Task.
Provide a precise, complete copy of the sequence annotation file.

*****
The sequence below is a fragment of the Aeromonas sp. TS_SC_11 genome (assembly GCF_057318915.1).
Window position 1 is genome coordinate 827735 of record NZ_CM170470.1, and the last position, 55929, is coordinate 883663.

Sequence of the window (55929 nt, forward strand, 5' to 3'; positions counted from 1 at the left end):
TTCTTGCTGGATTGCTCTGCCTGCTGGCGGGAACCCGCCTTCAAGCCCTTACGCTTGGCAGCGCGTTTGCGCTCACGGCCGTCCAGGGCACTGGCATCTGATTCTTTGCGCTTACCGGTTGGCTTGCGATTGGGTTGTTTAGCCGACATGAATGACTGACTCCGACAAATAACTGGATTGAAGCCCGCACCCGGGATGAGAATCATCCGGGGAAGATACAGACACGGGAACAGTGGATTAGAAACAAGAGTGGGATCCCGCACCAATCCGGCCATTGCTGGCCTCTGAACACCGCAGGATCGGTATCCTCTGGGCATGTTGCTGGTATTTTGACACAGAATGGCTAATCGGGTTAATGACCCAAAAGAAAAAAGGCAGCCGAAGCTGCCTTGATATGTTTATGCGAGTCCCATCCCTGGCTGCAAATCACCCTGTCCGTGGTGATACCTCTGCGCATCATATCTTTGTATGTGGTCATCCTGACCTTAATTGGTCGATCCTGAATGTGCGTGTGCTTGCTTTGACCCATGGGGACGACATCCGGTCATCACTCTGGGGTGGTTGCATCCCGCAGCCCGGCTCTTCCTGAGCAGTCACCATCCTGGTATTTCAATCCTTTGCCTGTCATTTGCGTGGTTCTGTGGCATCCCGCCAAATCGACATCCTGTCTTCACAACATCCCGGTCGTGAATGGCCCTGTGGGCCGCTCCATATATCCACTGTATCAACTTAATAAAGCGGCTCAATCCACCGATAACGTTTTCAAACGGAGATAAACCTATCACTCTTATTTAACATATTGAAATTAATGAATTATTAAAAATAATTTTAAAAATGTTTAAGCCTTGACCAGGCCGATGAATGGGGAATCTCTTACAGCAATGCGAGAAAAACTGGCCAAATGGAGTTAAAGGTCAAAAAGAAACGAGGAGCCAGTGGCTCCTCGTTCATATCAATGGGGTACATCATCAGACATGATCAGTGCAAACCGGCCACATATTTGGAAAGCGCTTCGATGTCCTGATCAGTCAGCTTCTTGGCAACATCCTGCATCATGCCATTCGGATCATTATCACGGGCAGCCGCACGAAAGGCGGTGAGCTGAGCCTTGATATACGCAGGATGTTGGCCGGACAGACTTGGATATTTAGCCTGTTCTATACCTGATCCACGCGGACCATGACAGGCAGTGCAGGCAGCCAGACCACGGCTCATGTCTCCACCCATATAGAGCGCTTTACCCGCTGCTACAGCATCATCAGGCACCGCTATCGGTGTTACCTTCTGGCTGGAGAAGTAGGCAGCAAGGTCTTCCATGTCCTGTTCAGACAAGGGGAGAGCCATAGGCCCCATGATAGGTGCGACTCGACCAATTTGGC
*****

The sequence below is a fragment of the Aeromonas sp. TS_SC_11 genome (assembly GCF_057318915.1).
Window position 1 is genome coordinate 827735 of record NZ_CM170470.1, and the last position, 55929, is coordinate 883663.

Sequence of the window (55929 nt, forward strand, 5' to 3'; positions counted from 1 at the left end):
TTCTTGCTGGATTGCTCTGCCTGCTGGCGGGAACCCGCCTTCAAGCCCTTACGCTTGGCAGCGCGTTTGCGCTCACGGCCGTCCAGGGCACTGGCATCTGATTCTTTGCGCTTACCGGTTGGCTTGCGATTGGGTTGTTTAGCCGACATGAATGACTGACTCCGACAAATAACTGGATTGAAGCCCGCACCCGGGATGAGAATCATCCGGGGAAGATACAGACACGGGAACAGTGGATTAGAAACAAGAGTGGGATCCCGCACCAATCCGGCCATTGCTGGCCTCTGAACACCGCAGGATCGGTATCCTCTGGGCATGTTGCTGGTATTTTGACACAGAATGGCTAATCGGGTTAATGACCCAAAAGAAAAAAGGCAGCCGAAGCTGCCTTGATATGTTTATGCGAGTCCCATCCCTGGCTGCAAATCACCCTGTCCGTGGTGATACCTCTGCGCATCATATCTTTGTATGTGGTCATCCTGACCTTAATTGGTCGATCCTGAATGTGCGTGTGCTTGCTTTGACCCATGGGGACGACATCCGGTCATCACTCTGGGGTGGTTGCATCCCGCAGCCCGGCTCTTCCTGAGCAGTCACCATCCTGGTATTTCAATCCTTTGCCTGTCATTTGCGTGGTTCTGTGGCATCCCGCCAAATCGACATCCTGTCTTCACAACATCCCGGTCGTGAATGGCCCTGTGGGCCGCTCCATATATCCACTGTATCAACTTAATAAAGCGGCTCAATCCACCGATAACGTTTTCAAACGGAGATAAACCTATCACTCTTATTTAACATATTGAAATTAATGAATTATTAAAAATAATTTTAAAAATGTTTAAGCCTTGACCAGGCCGATGAATGGGGAATCTCTTACAGCAATGCGAGAAAAACTGGCCAAATGGAGTTAAAGGTCAAAAAGAAACGAGGAGCCAGTGGCTCCTCGTTCATATCAATGGGGTACATCATCAGACATGATCAGTGCAAACCGGCCACATATTTGGAAAGCGCTTCGATGTCCTGATCAGTCAGCTTCTTGGCAACATCCTGCATCATGCCATTCGGATCATTATCACGGGCAGCCGCACGAAAGGCGGTGAGCTGAGCCTTGATATACGCAGGATGTTGGCCGGACAGACTTGGATATTTAGCCTGTTCTATACCTGATCCACGCGGACCATGACAGGCAGTGCAGGCAGCCAGACCACGGCTCATGTCTCCACCCATATAGAGCGCTTTACCCGCTGCTACAGCATCATCAGGCACCGCTATCGGTGTTACCTTCTGGCTGGAGAAGTAGGCAGCAAGGTCTTCCATGTCCTGTTCAGACAAGGGGAGAGCCATAGGCCCCATGATAGGTGCGACTCGACCAATTTGGC